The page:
The Mitchells vs. the Machines (2021)

It’s all in good fun, but at the heart of the Netflix animated movie is the relationship between aspiring filmmaker Kate Mitchell and her technophobic father Rick, which explodes into intra-family conflict at the film’s outset and quickly spirals into global warfare. To try to repair a breach between father and daughter, the entire family decides to take a road trip to deliver Kate to college — a highly dubious strategy in film and in real life — but when an army of rogue AI threaten to take over the world, the family is forced to reforge their bonds, and their survival eventually comes to depend on Rick and Kate somehow finding a middle ground.

Hairspray (1988)

High schooler Tracy Turnblad (Ricki Lake) just wants to dance — hopefully on the Corny Collins Show in Baltimore circa 1962. Her mum Edna (Divine) isn’t so sure a well-brought-up girl should be doing that kind of thing. It takes witnessing the bigotry and prejudice of the other local mums for Edna to figure out that times are changing, and that there’s nothing wrong with shaking your butt a little. Seems sometimes the only thing a parents needs to do to connect with their kid is to chill out a little.

About Schmidt (2002)

The inter-generational relationship here is complicated most by the fact that Jack Nicholson’s Schmidt has almost no redeeming qualities. He’s not a villain, but he’s sort of a nothing: no curiosity, no skills other than basic survival. At some point he realises how little time he has left and how little he has to show for his life, but he is entirely ill-equipped to do anything about it. All he can manage is to ruin the wedding of his daughter (Hope Davis) to a man who Schmidt feels is beneath her. But who is he to judge? The character’s most significant moment come when he realises he’s not the one to tell his daughter how to live her life — a revelation that would benefit many a parent.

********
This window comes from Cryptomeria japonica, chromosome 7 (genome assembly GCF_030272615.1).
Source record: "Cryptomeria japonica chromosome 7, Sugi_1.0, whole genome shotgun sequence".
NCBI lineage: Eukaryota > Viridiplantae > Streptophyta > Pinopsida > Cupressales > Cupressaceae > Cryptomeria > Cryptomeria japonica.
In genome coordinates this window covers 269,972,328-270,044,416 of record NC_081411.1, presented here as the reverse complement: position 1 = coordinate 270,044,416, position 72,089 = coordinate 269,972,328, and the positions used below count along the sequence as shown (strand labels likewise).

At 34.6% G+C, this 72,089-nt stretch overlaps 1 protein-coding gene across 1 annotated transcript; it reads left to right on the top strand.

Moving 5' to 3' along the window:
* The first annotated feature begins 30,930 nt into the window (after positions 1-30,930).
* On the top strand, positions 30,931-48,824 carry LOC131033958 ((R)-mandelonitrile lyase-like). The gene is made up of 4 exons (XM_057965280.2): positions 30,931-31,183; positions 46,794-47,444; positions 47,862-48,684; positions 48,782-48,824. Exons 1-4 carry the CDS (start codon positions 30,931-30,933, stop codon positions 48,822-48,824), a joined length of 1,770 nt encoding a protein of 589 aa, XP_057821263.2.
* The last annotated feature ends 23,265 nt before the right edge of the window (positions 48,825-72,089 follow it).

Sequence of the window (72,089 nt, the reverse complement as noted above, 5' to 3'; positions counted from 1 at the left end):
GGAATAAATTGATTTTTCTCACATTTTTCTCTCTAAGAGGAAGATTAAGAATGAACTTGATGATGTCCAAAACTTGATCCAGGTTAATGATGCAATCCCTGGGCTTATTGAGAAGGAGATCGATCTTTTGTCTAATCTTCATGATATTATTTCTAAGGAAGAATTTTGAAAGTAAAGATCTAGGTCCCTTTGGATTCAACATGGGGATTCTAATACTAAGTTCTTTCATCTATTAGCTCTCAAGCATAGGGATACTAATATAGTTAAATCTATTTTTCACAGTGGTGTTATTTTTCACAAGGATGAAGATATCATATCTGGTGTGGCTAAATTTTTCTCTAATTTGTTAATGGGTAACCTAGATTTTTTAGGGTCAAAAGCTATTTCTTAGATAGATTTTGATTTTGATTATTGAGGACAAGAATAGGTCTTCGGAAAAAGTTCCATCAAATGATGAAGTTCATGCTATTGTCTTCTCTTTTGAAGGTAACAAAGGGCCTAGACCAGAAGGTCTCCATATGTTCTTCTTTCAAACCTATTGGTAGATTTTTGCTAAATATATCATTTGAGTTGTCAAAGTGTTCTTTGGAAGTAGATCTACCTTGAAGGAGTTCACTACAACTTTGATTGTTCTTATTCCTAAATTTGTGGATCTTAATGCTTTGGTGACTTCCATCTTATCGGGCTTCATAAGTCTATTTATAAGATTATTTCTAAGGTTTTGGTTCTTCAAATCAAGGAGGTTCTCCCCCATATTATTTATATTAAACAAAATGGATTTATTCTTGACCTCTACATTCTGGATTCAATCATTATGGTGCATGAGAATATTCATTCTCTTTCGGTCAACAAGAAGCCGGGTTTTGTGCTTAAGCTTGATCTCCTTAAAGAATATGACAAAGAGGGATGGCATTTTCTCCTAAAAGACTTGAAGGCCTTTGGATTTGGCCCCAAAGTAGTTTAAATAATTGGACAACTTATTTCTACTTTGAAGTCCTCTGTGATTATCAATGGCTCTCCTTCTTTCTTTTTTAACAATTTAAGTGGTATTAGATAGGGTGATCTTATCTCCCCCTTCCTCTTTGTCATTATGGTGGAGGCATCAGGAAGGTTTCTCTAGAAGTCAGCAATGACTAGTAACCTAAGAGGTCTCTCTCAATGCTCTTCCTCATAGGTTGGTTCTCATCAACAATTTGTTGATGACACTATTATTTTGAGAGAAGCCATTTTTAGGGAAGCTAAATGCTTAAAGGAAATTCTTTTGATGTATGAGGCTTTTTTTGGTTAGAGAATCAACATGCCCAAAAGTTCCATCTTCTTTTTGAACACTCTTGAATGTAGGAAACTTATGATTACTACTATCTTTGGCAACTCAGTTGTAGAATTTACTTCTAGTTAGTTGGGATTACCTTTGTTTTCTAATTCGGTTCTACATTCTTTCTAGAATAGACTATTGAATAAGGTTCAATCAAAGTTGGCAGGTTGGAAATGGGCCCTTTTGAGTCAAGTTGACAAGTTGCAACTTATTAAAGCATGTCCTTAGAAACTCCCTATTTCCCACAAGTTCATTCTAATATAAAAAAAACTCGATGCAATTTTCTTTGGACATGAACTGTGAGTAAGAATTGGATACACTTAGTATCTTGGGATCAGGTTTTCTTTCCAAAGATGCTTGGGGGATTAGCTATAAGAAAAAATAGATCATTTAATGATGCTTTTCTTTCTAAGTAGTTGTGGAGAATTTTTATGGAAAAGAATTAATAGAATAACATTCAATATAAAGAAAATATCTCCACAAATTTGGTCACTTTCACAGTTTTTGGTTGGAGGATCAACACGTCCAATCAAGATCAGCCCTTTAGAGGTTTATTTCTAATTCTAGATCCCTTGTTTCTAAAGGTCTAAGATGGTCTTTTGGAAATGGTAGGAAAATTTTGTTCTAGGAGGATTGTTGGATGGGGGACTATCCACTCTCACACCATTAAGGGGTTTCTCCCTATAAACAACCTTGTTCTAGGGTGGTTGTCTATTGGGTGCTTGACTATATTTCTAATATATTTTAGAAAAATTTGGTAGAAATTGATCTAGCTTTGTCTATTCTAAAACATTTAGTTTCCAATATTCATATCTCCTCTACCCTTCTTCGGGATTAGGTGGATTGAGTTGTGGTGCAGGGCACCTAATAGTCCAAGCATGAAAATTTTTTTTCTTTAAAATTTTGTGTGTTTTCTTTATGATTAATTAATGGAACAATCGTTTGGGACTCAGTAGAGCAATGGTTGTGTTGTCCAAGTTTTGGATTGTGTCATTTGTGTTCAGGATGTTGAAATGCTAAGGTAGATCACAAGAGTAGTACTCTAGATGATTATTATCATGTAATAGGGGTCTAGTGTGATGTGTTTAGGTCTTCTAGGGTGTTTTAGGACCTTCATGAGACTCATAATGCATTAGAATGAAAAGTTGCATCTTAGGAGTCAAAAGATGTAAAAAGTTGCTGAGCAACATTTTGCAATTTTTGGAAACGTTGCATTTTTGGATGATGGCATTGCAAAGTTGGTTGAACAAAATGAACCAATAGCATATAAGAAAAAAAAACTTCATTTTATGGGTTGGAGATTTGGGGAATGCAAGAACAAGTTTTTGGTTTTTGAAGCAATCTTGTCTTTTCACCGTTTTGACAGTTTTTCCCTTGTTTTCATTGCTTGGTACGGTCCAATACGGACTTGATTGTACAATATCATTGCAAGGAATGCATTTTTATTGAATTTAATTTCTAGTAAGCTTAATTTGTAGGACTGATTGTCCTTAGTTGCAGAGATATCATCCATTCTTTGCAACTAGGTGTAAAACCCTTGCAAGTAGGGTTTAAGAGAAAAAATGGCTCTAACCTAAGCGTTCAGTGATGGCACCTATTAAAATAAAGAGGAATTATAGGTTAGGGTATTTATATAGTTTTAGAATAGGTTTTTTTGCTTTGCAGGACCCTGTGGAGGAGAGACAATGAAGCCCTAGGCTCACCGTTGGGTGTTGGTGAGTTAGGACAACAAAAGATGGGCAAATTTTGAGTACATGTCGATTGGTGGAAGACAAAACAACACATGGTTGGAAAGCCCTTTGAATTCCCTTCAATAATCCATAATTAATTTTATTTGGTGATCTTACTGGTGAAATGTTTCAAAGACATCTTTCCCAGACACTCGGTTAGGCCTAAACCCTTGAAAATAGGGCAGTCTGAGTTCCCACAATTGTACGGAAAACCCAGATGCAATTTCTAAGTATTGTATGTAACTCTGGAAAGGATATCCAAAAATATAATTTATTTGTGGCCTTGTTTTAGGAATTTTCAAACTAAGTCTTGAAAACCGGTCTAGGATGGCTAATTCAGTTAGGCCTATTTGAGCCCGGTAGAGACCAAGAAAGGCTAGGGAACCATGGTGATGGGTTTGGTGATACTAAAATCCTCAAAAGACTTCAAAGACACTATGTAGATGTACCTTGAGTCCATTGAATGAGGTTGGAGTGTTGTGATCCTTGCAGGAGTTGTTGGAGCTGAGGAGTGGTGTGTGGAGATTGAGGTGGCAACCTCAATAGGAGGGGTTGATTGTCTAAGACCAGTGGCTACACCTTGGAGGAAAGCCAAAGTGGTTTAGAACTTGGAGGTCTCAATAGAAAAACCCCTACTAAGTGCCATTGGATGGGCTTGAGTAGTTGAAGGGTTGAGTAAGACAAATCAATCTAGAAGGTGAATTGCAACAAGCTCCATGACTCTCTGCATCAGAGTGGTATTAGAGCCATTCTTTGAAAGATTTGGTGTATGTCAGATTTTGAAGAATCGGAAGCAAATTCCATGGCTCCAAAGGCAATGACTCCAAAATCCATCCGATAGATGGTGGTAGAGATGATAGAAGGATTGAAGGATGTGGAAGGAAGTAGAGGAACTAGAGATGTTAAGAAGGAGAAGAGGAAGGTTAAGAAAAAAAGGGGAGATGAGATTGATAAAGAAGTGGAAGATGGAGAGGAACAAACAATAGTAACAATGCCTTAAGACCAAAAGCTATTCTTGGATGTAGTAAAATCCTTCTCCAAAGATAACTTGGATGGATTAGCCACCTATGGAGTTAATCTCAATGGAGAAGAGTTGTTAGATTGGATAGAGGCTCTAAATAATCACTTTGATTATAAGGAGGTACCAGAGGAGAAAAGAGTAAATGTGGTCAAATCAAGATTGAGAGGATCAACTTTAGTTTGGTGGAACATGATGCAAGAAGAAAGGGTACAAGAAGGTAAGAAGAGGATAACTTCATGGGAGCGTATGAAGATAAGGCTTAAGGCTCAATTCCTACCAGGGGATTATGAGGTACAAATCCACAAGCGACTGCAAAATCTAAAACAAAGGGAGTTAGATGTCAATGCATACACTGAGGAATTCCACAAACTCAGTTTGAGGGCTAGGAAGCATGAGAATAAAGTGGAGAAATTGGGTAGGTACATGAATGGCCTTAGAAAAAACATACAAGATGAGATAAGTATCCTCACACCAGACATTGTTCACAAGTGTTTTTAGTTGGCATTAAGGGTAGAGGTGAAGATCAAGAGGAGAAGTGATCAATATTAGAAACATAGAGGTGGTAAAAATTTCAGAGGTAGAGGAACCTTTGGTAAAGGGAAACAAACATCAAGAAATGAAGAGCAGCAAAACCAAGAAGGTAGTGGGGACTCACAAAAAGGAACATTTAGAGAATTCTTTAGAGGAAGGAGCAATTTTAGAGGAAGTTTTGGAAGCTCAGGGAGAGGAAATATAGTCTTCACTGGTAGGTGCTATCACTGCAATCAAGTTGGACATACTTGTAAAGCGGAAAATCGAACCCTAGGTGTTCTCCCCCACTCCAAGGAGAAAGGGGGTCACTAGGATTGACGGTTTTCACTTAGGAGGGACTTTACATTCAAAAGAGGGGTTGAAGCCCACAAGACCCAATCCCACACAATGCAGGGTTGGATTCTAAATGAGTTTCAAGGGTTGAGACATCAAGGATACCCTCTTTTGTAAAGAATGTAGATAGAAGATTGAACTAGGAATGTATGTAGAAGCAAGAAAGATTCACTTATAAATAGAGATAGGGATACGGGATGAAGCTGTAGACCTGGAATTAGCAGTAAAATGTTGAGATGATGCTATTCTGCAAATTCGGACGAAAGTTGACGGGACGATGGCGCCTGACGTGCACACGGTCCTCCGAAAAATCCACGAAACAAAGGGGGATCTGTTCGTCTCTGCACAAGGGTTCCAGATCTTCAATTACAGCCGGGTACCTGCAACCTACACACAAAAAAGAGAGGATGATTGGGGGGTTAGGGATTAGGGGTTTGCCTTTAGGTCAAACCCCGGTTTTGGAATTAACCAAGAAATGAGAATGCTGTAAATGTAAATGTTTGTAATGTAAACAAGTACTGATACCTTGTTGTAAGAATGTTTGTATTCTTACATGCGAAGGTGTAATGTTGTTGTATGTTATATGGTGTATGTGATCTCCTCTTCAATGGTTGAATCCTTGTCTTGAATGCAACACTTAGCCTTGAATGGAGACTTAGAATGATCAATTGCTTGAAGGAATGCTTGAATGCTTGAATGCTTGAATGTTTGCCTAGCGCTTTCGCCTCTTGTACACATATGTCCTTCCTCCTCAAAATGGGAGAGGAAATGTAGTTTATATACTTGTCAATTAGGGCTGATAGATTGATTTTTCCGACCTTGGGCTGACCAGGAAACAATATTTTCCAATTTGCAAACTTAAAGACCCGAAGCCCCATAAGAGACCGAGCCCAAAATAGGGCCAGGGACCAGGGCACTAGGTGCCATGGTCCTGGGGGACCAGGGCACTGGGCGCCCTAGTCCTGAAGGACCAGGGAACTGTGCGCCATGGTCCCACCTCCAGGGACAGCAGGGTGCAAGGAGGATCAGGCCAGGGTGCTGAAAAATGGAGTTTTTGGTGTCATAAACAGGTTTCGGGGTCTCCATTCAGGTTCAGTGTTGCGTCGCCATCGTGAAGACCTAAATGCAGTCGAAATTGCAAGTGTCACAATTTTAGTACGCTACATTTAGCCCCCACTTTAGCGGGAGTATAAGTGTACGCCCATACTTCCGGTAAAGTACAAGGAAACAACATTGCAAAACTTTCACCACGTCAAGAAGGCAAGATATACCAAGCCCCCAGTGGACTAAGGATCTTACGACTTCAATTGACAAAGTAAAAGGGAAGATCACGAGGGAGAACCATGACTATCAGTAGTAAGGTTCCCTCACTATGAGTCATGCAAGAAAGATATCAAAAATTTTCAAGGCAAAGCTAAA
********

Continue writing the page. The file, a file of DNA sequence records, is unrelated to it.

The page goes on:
Pather Panchali (1955)

Satyajit Ray’s Apu Trilogy follows the title character from birth in a small, rural Indian village to an adulthood spent, in the later films, in urban Calcutta. At the heart of the series is the troubled relationship between Abu and his fiercely protective mother Durga, who has become emotionally hardened by life. Though the two never entirely bridge the gap between their very different world views — and so might offer more lessons in what not to do with our own families — it’s one of the most realistically complicated parent-child relationships in film. Without sacrificing the specificity of time and place, Ray makes clear that some themes are indeed universal, and that the cycles of love, regret, and guilt are part of most, if not all, relationships between parents and children.

Tokyo Story (1953)